There were three offices of leadership for God’s people in the Old Testament - prophets, priests and the king. Simeon was a priest. Anna was a prophet. Jesus is the king. Jesus is also a prophet and a priest; in fact, he is the only person in the history of redemption who occupies all three offices. Nevertheless, with the inclusion of Simeon and Anna in the birth narrative, Luke seems to be highlighting a number of things - 1) these three offices, 2) the significance of women (a theme throughout Luke’s gospel; in this story, Anna preaches about Jesus in the temple, perhaps while holding Jesus), and 3) what you might call the significance of the seemingly insignificant, or the marginalized (another theme woven throughout Luke’s gospel). Simeon and Anna are those the world chooses to ignore, but in all actuality, to borrow a phrase from the author of Hebrews, “the world was not worthy of them.” After Joseph and Mary leave the temple with Jesus to return to Galilee, I imagine Simeon and Anna huddled together by the altar in the temple, sharing a tear-filled-eyes moment of giddy gospel laughter - “our dream really did come true.” I wonder how much longer they lived before they died to live forever with the one they dared to bank everything on - that crazy old man and that poor old widow. Is there anything more beautiful than an elderly saint overflowing with the faith of a child? Regardless of how old you are, ask the Lord to give you this kind of beauty. I can’t wait to meet these two in glory one day.
This is the only vignette we have of Jesus’ life between his birth and public ministry. If you have ever been confused in your own personal faith journey with Jesus, take heart, even his parents felt this way - “they did not understand what he was saying to them.” It’s interesting that their confusion came on the heels of Mary saying to him, after she and Joseph finally found him in the temple, “your father and I have been anxiously searching for you.” Perhaps Jesus thought, “he’s not my father, mom,” before he asked, “didn’t you know I had to be in my Father’s house?” The point is that they find him, but they still don’t understand him. Ever been there? Listen, Jesus has been mysterious from the time he was only twelve years old. He amazed and astonished all those who came in contact with him, whether they didn’t know him at all, or thought they knew him better than he knew himself (which parents sort of have a way of assuming, right?). If you’re honest you probably see at least a little of yourself in Mary’s accusation, “son, why have you treated us like this?” Lord, why are you allowing this in my life right now? Why, O Lord, why? It’s not just the cry of the psalmist, but our own wracked and warped souls. To which Jesus responds, “just come to where I am. Come to my Father’s house because it’s your home, too.” As you pray, proclaim with the psalmist, “better is one day in your courts than a thousand elsewhere; I would rather be a doorkeeper in the house of my God than dwell in the tents of the wicked.”?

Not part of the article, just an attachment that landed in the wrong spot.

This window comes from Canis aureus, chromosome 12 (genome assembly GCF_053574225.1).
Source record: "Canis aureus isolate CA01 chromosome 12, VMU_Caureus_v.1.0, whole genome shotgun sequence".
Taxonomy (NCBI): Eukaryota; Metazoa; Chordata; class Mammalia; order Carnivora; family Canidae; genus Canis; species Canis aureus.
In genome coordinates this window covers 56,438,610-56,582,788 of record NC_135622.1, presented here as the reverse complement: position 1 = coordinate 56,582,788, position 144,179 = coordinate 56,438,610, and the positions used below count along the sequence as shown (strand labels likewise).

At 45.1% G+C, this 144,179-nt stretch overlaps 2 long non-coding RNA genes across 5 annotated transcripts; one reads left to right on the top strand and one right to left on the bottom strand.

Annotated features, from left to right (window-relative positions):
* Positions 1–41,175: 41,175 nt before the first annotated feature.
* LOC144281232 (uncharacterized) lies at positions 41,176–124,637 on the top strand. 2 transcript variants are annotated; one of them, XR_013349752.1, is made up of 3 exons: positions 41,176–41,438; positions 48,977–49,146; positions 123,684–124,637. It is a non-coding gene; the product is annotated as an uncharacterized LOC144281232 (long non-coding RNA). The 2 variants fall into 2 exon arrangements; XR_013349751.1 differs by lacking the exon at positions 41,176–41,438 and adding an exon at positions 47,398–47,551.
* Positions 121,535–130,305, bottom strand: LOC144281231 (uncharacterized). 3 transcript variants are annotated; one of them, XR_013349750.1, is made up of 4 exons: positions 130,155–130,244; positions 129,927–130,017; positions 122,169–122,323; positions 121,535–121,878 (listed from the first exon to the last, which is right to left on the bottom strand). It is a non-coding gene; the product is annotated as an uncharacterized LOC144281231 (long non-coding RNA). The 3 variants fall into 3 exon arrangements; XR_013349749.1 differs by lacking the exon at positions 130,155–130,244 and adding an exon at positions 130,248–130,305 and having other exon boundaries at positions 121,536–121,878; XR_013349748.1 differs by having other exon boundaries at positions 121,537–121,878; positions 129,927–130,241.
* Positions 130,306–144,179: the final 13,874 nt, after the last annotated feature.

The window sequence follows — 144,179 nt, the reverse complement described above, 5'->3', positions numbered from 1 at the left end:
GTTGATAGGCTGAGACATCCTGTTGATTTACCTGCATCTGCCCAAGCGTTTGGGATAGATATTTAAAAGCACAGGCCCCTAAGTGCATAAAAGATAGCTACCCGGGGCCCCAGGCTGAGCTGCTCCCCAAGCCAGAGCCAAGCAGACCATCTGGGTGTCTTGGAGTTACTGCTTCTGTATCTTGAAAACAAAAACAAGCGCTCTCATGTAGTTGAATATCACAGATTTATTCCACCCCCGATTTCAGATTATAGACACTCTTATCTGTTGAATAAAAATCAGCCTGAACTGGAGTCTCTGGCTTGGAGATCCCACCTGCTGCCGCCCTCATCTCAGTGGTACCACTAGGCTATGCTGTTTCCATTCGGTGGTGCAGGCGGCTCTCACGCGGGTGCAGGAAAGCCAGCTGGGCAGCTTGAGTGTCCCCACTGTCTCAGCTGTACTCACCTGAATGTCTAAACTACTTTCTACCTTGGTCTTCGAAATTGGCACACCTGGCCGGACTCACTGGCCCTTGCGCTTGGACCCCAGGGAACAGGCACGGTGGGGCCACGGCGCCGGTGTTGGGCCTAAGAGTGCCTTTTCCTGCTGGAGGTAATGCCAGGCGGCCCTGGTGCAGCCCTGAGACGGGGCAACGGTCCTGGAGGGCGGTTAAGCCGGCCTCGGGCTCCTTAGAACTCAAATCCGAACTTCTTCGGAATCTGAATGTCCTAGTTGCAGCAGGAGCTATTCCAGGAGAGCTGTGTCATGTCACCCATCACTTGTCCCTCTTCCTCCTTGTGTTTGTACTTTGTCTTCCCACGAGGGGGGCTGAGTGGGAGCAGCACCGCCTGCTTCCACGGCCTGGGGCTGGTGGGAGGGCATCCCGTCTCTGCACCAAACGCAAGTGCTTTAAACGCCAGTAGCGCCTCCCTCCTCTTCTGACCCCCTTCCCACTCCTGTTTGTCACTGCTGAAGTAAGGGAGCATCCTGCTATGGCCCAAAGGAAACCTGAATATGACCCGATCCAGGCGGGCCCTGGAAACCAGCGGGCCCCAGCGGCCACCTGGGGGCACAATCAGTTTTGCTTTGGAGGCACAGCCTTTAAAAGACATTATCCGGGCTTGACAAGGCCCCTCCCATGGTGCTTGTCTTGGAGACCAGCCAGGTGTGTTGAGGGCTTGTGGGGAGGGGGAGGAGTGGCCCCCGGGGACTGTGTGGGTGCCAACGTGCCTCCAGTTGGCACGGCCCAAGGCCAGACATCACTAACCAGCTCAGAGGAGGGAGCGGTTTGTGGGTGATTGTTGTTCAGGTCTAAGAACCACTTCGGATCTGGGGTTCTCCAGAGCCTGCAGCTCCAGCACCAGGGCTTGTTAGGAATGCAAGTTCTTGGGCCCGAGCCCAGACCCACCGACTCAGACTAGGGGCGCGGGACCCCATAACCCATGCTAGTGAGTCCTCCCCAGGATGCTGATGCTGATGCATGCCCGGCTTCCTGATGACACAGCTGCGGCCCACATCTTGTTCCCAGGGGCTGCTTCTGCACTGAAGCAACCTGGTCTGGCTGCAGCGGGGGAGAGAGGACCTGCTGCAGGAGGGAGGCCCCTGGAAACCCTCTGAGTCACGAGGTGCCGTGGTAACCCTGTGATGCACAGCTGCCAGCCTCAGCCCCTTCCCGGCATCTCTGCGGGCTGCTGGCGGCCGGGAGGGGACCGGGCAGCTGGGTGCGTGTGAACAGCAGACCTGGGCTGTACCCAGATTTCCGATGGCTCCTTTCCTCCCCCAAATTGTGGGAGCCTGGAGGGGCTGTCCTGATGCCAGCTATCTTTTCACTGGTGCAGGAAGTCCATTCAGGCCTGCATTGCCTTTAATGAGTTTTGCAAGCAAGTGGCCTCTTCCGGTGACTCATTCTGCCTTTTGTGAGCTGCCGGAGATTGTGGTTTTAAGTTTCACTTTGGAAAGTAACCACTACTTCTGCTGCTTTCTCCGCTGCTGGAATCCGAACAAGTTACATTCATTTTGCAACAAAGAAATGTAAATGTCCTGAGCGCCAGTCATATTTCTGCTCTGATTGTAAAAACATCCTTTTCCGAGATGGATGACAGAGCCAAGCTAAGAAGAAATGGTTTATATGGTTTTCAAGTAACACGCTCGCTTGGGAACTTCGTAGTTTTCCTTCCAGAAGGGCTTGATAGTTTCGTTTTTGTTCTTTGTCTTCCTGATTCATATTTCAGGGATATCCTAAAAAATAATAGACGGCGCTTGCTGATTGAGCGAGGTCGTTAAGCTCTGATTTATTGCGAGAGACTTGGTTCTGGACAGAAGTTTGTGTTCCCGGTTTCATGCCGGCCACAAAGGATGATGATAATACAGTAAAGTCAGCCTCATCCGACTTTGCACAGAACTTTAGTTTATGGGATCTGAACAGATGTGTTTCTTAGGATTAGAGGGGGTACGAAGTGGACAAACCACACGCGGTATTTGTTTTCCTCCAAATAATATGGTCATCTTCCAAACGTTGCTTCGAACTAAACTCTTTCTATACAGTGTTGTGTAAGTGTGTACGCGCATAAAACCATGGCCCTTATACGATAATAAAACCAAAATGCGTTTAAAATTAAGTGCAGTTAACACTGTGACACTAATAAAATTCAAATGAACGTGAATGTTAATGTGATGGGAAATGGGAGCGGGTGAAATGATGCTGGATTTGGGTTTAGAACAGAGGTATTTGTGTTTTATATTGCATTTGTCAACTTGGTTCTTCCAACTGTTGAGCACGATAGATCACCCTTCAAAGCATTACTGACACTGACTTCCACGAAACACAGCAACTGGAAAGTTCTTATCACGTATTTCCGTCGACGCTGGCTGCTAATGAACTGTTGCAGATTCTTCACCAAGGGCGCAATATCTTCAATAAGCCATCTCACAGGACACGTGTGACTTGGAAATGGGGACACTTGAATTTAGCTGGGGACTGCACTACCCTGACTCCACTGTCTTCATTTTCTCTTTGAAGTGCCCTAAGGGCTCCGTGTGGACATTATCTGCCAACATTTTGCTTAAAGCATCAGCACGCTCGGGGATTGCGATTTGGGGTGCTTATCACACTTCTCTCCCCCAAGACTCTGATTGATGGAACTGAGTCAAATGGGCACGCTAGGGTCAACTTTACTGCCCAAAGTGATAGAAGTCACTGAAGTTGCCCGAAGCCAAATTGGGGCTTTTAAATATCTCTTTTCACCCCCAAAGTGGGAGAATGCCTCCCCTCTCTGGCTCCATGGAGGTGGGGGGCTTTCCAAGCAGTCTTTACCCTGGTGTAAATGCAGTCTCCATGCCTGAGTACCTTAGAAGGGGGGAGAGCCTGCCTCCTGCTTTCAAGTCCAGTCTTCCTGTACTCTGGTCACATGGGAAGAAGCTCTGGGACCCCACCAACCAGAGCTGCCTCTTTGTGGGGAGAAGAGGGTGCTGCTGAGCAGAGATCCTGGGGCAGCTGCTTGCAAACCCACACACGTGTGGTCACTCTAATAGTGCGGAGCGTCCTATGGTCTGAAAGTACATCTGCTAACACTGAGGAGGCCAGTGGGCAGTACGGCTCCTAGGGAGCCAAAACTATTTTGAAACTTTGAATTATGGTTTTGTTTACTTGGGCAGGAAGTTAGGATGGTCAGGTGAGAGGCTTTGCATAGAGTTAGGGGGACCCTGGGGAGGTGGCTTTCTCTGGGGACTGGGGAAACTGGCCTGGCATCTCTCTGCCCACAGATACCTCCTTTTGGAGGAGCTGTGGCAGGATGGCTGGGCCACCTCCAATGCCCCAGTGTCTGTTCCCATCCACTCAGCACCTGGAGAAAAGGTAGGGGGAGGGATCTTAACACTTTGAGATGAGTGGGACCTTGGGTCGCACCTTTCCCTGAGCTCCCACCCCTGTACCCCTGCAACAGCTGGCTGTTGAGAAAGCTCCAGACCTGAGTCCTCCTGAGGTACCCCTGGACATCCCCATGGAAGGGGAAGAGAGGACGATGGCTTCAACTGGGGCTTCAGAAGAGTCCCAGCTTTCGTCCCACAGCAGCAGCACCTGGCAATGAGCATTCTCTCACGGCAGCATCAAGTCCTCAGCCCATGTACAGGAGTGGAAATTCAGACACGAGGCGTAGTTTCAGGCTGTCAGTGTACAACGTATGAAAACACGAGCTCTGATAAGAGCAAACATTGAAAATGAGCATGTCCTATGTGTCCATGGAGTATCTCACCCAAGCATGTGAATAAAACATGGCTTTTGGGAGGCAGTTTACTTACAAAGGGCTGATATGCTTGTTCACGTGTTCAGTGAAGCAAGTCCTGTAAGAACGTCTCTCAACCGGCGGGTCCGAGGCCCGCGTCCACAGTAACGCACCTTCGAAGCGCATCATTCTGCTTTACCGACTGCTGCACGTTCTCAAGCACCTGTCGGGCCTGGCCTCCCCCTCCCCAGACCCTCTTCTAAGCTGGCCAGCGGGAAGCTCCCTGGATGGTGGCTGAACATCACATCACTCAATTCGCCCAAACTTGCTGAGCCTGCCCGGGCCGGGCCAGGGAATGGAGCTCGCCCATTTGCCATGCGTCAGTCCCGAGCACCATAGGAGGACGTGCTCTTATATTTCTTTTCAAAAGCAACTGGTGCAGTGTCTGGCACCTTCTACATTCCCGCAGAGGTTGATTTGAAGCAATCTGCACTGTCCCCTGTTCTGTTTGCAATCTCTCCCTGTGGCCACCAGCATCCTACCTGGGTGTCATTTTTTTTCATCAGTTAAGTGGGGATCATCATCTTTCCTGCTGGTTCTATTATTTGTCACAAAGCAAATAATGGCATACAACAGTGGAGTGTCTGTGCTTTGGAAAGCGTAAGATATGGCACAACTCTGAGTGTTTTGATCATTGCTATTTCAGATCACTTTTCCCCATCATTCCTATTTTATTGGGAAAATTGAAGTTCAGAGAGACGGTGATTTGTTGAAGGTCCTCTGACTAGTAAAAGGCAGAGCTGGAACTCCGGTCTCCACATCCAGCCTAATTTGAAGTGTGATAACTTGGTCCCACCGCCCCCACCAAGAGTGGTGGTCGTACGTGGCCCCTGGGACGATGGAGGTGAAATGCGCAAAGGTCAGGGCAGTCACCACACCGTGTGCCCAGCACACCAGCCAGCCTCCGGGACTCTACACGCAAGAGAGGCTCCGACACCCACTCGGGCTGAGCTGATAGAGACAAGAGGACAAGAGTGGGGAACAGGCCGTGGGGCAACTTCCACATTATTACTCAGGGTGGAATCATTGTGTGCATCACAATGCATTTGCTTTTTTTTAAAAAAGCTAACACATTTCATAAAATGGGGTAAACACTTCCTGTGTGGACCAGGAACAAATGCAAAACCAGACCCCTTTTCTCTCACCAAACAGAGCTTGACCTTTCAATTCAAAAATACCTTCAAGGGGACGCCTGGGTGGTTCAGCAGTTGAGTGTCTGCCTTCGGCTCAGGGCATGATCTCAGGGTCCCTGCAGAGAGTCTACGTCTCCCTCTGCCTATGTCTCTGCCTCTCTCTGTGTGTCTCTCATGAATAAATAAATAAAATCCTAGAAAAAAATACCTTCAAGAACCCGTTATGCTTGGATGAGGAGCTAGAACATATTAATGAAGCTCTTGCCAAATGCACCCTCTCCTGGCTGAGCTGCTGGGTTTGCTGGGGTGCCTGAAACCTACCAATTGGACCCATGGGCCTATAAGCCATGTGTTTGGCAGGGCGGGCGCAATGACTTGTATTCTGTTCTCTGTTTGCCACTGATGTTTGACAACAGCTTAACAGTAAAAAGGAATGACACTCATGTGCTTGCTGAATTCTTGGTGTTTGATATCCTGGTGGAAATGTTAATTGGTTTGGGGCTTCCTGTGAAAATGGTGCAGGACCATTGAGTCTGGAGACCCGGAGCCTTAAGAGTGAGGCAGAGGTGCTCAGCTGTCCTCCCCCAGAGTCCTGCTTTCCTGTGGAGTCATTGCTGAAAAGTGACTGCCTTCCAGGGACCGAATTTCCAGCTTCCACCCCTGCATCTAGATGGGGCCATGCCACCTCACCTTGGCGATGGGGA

In Shakespeare’s King Lear, Edgar says, “the weight of this sad time we must obey. Speak what we feel, not what we ought to say.” This describes John the Baptist rather well. He speaks what he feels, not what he ought to say. He lived at the end of the saddest of times in redemptive history, which gave way to the greatest of times in the coming of Christ’s kingdom. Jesus himself said of this locust eating, camel hair wearing, raspy voiced prophet, calling out in the wilderness, “among those born of women there is no one greater than John.” It’s this guy, this guy that Jesus himself praises, who begins a sermon with these words in his introduction - “you brood of vipers! Who warned you flee from the coming wrath?” How much more scandalous can you get? And yet, this is not a arrogant message of judgment. He continues, “produce fruit in keeping with repentance… the one who is more powerful than I will come, the thongs of whose sandals I am not worthy to untie. He will baptize you with the Holy Spirit and fire.” Luke then concludes, “and with many other words John exhorted the people and proclaimed the good news to them.” Becoming a Christian begins with the humility to accept the bad news because it’s only when you accept the bad news that the good news becomes really good. The gospel’s version of going from “good to great” is, of course, upside down. It’s being able to say, with a heart full of joy, hope and not a little humor, “I’m so much worse than I think I am, but I am also so much more loved than I could possibly imagine.” How powerful was this message? Luke himself tells us, “even tax collectors, who robbed people, and soldiers, who extorted money and falsely accused others, came to be baptized.” Not only that, they had the humility to ask, “what should we do?” Ask Jesus that question as you pray: “Jesus, what should I do.” He will be happy to show you, but at first, you might not like what you see; however, if you can embrace it, he’ll surely follow the bad news with the good news. And that will make you sing!